This is a straight-up totally unmodified inkblot. I used it as the basis for an illustration in the first issue of Swill but honestly, it works fine on its own. I'll probably color it at some point, though.
So yesterday I did two big writing chores. I'm trying to polish the end of the story that's going in the next issue of Swill and I think -- I hope -- I've made a little progress. Rob has been quite finicky (and rightfully so) but up until the last email I thought his trouble was with the physicality. Not so -- the plot was unclear.
But I hope it's better now.
My big chore was one I've been putting off for the last few days. Of course once I set to work it only took me six hours or so to knock it out.
I went through a bound manuscript of the novel with colored stickers and hi-liters and marked up all the big-picture issues that I need to address. No doubt more will surface as the revision progresses but now I have a solid overall game plan. I marked things on four basis.
1. Time. How many days are covered by the novel? If you'd have asked me before I started this part of the revision, I'd have said about a month, maybe a couple of weeks more.
Nope. It takes place over the course of about ten days. This worked to my advantage -- all of a sudden two subplots linked in a particularly pleasant fashion. One dealt with a busted knuckle that was the result of sexual frustration, the other dealt with a magical healing that was a gift from a feminine principle. Thusly, one of the subtexts of the novel was strengthened and made more overt.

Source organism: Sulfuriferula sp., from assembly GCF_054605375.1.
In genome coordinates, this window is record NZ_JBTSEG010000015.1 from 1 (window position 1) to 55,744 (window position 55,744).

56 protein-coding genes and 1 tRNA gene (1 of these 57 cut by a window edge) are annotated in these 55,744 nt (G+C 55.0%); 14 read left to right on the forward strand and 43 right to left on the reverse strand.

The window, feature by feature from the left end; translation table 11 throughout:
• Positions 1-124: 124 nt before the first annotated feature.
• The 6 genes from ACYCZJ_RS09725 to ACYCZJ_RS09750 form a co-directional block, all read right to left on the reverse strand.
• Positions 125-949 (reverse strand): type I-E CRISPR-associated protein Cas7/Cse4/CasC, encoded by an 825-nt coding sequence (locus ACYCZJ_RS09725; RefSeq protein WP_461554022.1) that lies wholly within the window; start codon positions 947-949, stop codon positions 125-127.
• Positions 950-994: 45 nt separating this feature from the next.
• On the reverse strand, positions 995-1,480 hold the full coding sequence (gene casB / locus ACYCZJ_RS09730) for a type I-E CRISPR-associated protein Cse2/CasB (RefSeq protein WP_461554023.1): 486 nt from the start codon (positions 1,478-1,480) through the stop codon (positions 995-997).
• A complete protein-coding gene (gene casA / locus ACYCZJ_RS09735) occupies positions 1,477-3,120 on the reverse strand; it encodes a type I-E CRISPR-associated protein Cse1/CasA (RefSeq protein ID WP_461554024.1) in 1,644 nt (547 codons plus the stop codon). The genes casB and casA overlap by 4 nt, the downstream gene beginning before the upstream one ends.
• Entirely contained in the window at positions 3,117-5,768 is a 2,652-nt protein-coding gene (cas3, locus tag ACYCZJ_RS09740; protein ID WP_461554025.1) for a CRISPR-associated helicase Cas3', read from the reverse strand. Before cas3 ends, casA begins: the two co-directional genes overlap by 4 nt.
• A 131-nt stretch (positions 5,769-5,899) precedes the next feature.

2. Continuity -- where do subplots start and stop? A number of subplots (including the above-mentioned knuckle) came and went in a herky-jerky way. Now I've figured out how to link them together so that A happens because of B resulting in C.
Again, the story is at the stage of development where it's not a matter of, "Oh, jesus, this doesn't work. I need to dump it." Instead, there's an intuitive pattern underlying the whole shebang and there are always simple, organic solutions to plot issues.
I hope; please, o mysterious forces, do not smite me in my arrogance.
3. The Crazy. I've labeled the parts of the novel where moments that seemed agonizing to me when I experienced them (again, there's a great big chunk of autobiography here) are written of in a casual, dismissive fashion. I'm going to be hitting those full-on and bringing out the real emotions and thoughts with which I had to deal.
4. And, finally, I'm going to be expanding on the magical world in a few places. Going over the manuscript that part was in better shape than I remembered but there is still room to make it bigger and weirder and more involving.
So today I'm back to the chapter-by-chapter revisions. With any luck I'll have the rest of that crucial first fifty pages ready for submission to the writer's groups by the end of the day. Which means that before I send them to an agent they'll have been through both groups. Which really makes me feel more confident -- what I'd done to the first three-now-two chapters is going through some real changes based on Monday's critique and I have no doubt that Thursday's will have a similar impact.
's funny. While the growth of this work was very organic and intuitive and knotty and gnarly, the end product is almost a shopping list of what I best like to read, a real cross-genre scramble where literary fiction, confessional autobiography, humor, surrealism, Forteanna, quest fantasy, horror of both the MR James and the Clive Barker variety, crime, and old-school SF are forced into a hideous free-for-all pit fight. Hell, there's even a wee tiny sprinkling of westerns in there.
I think it's gonna be a hell of a read when I'm done.